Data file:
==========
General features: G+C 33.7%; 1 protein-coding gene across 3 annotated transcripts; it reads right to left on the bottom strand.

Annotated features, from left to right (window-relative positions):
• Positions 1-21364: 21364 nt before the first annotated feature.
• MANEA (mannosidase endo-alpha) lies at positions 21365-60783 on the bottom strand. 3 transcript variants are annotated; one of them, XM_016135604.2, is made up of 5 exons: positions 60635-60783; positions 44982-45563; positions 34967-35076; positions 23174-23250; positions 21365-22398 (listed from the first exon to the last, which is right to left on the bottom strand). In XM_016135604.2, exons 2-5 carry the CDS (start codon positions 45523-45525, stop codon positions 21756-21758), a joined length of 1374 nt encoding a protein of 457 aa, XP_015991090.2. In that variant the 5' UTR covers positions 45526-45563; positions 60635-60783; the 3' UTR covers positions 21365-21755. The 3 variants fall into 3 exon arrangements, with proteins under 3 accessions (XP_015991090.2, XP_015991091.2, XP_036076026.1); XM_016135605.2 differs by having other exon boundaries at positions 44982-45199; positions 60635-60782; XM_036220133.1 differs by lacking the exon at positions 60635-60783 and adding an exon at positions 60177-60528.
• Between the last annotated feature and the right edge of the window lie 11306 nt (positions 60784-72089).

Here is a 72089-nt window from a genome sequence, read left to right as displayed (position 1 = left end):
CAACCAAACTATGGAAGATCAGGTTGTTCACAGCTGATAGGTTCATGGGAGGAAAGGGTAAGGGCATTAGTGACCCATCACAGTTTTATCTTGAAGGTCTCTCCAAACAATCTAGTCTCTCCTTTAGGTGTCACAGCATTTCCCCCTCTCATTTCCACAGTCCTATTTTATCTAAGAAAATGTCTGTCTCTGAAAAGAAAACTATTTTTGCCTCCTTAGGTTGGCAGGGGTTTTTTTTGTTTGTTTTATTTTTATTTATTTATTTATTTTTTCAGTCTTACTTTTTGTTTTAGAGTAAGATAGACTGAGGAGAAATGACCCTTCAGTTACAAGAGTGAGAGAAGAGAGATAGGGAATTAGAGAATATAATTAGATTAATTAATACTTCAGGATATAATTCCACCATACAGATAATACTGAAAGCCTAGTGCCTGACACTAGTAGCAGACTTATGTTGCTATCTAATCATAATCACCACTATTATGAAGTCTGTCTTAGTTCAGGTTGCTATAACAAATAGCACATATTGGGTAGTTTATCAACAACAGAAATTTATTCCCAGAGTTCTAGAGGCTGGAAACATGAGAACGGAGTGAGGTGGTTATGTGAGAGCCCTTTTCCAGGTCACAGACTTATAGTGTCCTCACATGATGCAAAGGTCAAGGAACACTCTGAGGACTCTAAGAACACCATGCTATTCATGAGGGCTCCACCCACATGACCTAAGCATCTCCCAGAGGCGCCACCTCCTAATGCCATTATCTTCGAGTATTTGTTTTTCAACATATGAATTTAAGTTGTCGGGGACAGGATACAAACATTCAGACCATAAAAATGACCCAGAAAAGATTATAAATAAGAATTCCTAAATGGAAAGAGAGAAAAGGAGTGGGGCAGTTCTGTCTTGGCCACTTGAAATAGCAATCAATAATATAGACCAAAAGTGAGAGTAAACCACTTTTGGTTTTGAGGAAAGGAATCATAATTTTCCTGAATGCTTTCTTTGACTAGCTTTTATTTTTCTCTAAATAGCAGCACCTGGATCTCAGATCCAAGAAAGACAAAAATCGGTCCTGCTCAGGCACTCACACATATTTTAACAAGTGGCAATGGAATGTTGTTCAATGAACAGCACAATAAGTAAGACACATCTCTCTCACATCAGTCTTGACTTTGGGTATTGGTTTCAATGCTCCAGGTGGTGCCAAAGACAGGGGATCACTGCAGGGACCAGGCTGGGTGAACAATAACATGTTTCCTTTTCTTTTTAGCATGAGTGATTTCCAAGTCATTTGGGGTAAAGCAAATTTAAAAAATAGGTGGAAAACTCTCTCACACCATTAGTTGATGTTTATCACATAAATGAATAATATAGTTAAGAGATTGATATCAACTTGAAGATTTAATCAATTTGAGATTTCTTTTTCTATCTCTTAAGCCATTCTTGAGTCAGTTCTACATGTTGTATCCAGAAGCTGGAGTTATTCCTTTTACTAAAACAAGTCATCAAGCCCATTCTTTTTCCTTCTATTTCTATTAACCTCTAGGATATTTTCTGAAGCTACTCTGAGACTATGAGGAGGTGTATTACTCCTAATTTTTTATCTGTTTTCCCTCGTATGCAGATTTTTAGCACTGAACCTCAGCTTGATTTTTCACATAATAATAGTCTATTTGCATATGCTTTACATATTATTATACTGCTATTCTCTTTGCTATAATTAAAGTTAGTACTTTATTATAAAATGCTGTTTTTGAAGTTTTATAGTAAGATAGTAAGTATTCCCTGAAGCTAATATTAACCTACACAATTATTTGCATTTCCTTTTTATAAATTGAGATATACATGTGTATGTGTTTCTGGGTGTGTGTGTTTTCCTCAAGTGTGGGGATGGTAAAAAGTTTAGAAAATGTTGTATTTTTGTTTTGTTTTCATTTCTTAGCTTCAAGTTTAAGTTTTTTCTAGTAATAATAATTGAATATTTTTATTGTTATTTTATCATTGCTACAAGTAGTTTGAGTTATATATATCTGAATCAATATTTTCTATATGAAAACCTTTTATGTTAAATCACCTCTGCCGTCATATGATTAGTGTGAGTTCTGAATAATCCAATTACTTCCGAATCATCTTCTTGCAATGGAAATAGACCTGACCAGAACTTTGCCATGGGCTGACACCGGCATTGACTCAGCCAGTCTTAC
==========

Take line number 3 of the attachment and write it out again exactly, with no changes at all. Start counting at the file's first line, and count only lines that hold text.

• Positions 1-21364: 21364 nt before the first annotated feature.